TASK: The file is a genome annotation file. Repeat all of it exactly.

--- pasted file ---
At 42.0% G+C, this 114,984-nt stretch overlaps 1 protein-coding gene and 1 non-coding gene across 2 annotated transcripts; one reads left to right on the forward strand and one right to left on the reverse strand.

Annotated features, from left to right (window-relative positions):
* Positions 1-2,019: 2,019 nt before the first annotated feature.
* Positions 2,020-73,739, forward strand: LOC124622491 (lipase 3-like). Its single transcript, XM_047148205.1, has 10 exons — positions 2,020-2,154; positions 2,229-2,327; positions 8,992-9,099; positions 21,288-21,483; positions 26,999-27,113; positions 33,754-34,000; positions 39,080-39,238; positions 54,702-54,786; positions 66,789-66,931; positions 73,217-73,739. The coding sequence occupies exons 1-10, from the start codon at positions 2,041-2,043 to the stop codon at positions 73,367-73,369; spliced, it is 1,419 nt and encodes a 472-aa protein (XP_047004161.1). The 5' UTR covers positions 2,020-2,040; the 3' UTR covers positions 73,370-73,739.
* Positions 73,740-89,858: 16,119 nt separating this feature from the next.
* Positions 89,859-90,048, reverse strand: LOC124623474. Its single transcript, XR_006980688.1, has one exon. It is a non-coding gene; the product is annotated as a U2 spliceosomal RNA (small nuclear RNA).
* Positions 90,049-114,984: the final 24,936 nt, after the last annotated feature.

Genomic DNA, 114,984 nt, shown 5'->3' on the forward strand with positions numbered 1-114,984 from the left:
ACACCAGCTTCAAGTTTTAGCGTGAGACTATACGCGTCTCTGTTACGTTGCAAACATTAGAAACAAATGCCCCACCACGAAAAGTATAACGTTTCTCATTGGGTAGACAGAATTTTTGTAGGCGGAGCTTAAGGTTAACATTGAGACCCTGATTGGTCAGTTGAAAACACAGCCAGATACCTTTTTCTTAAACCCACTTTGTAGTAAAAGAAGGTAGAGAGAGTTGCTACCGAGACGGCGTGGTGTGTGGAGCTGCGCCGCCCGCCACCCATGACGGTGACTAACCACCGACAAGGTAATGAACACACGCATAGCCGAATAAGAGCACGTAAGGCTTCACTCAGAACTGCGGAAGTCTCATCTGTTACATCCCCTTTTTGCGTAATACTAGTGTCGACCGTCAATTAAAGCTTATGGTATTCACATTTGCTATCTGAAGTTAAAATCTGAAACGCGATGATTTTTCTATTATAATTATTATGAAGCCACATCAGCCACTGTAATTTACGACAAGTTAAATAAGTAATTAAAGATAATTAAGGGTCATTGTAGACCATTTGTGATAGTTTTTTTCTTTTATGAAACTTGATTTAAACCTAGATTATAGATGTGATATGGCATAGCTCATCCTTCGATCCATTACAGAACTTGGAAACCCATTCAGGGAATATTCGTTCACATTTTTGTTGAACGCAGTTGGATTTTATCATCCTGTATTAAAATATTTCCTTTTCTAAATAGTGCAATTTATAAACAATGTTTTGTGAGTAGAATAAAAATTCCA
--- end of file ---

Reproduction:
At 42.0% G+C, this 114,984-nt stretch overlaps 1 protein-coding gene and 1 non-coding gene across 2 annotated transcripts; one reads left to right on the forward strand and one right to left on the reverse strand.

Annotated features, from left to right (window-relative positions):
* Positions 1-2,019: 2,019 nt before the first annotated feature.
* Positions 2,020-73,739, forward strand: LOC124622491 (lipase 3-like). Its single transcript, XM_047148205.1, has 10 exons — positions 2,020-2,154; positions 2,229-2,327; positions 8,992-9,099; positions 21,288-21,483; positions 26,999-27,113; positions 33,754-34,000; positions 39,080-39,238; positions 54,702-54,786; positions 66,789-66,931; positions 73,217-73,739. The coding sequence occupies exons 1-10, from the start codon at positions 2,041-2,043 to the stop codon at positions 73,367-73,369; spliced, it is 1,419 nt and encodes a 472-aa protein (XP_047004161.1). The 5' UTR covers positions 2,020-2,040; the 3' UTR covers positions 73,370-73,739.
* Positions 73,740-89,858: 16,119 nt separating this feature from the next.
* Positions 89,859-90,048, reverse strand: LOC124623474. Its single transcript, XR_006980688.1, has one exon. It is a non-coding gene; the product is annotated as a U2 spliceosomal RNA (small nuclear RNA).
* Positions 90,049-114,984: the final 24,936 nt, after the last annotated feature.

Genomic DNA, 114,984 nt, shown 5'->3' on the forward strand with positions numbered 1-114,984 from the left:
ACACCAGCTTCAAGTTTTAGCGTGAGACTATACGCGTCTCTGTTACGTTGCAAACATTAGAAACAAATGCCCCACCACGAAAAGTATAACGTTTCTCATTGGGTAGACAGAATTTTTGTAGGCGGAGCTTAAGGTTAACATTGAGACCCTGATTGGTCAGTTGAAAACACAGCCAGATACCTTTTTCTTAAACCCACTTTGTAGTAAAAGAAGGTAGAGAGAGTTGCTACCGAGACGGCGTGGTGTGTGGAGCTGCGCCGCCCGCCACCCATGACGGTGACTAACCACCGACAAGGTAATGAACACACGCATAGCCGAATAAGAGCACGTAAGGCTTCACTCAGAACTGCGGAAGTCTCATCTGTTACATCCCCTTTTTGCGTAATACTAGTGTCGACCGTCAATTAAAGCTTATGGTATTCACATTTGCTATCTGAAGTTAAAATCTGAAACGCGATGATTTTTCTATTATAATTATTATGAAGCCACATCAGCCACTGTAATTTACGACAAGTTAAATAAGTAATTAAAGATAATTAAGGGTCATTGTAGACCATTTGTGATAGTTTTTTTCTTTTATGAAACTTGATTTAAACCTAGATTATAGATGTGATATGGCATAGCTCATCCTTCGATCCATTACAGAACTTGGAAACCCATTCAGGGAATATTCGTTCACATTTTTGTTGAACGCAGTTGGATTTTATCATCCTGTATTAAAATATTTCCTTTTCTAAATAGTGCAATTTATAAACAATGTTTTGTGAGTAGAATAAAAATTCCA